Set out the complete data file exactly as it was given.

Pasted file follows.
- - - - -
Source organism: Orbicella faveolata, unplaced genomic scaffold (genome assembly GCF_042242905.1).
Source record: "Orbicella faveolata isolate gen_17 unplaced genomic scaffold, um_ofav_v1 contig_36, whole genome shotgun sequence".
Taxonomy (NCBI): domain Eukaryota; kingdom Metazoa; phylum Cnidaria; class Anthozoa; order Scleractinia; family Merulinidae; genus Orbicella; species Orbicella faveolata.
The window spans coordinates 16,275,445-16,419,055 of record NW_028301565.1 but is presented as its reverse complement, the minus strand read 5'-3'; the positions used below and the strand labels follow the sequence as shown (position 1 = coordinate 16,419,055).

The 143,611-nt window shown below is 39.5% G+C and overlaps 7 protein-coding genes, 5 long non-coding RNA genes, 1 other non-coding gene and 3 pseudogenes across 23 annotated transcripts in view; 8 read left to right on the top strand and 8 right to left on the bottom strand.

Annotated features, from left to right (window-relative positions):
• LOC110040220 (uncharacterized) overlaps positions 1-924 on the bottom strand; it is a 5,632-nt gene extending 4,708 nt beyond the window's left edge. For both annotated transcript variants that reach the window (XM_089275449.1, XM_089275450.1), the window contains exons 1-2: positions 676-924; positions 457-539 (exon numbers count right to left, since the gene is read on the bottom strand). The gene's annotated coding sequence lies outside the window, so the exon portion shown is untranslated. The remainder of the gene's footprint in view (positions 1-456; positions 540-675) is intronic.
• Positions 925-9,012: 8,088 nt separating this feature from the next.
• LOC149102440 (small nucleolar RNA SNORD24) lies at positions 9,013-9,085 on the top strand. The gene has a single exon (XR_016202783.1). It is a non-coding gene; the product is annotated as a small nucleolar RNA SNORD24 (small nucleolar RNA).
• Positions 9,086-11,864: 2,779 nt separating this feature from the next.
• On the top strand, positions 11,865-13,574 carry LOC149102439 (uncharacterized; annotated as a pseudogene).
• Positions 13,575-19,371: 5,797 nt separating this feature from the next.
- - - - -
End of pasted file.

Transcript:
Source organism: Orbicella faveolata, unplaced genomic scaffold (genome assembly GCF_042242905.1).
Source record: "Orbicella faveolata isolate gen_17 unplaced genomic scaffold, um_ofav_v1 contig_36, whole genome shotgun sequence".
Taxonomy (NCBI): domain Eukaryota; kingdom Metazoa; phylum Cnidaria; class Anthozoa; order Scleractinia; family Merulinidae; genus Orbicella; species Orbicella faveolata.
The window spans coordinates 16,275,445-16,419,055 of record NW_028301565.1 but is presented as its reverse complement, the minus strand read 5'-3'; the positions used below and the strand labels follow the sequence as shown (position 1 = coordinate 16,419,055).

The 143,611-nt window shown below is 39.5% G+C and overlaps 7 protein-coding genes, 5 long non-coding RNA genes, 1 other non-coding gene and 3 pseudogenes across 23 annotated transcripts in view; 8 read left to right on the top strand and 8 right to left on the bottom strand.

Annotated features, from left to right (window-relative positions):
• LOC110040220 (uncharacterized) overlaps positions 1-924 on the bottom strand; it is a 5,632-nt gene extending 4,708 nt beyond the window's left edge. For both annotated transcript variants that reach the window (XM_089275449.1, XM_089275450.1), the window contains exons 1-2: positions 676-924; positions 457-539 (exon numbers count right to left, since the gene is read on the bottom strand). The gene's annotated coding sequence lies outside the window, so the exon portion shown is untranslated. The remainder of the gene's footprint in view (positions 1-456; positions 540-675) is intronic.
• Positions 925-9,012: 8,088 nt separating this feature from the next.
• LOC149102440 (small nucleolar RNA SNORD24) lies at positions 9,013-9,085 on the top strand. The gene has a single exon (XR_016202783.1). It is a non-coding gene; the product is annotated as a small nucleolar RNA SNORD24 (small nucleolar RNA).
• Positions 9,086-11,864: 2,779 nt separating this feature from the next.
• On the top strand, positions 11,865-13,574 carry LOC149102439 (uncharacterized; annotated as a pseudogene).
• Positions 13,575-19,371: 5,797 nt separating this feature from the next.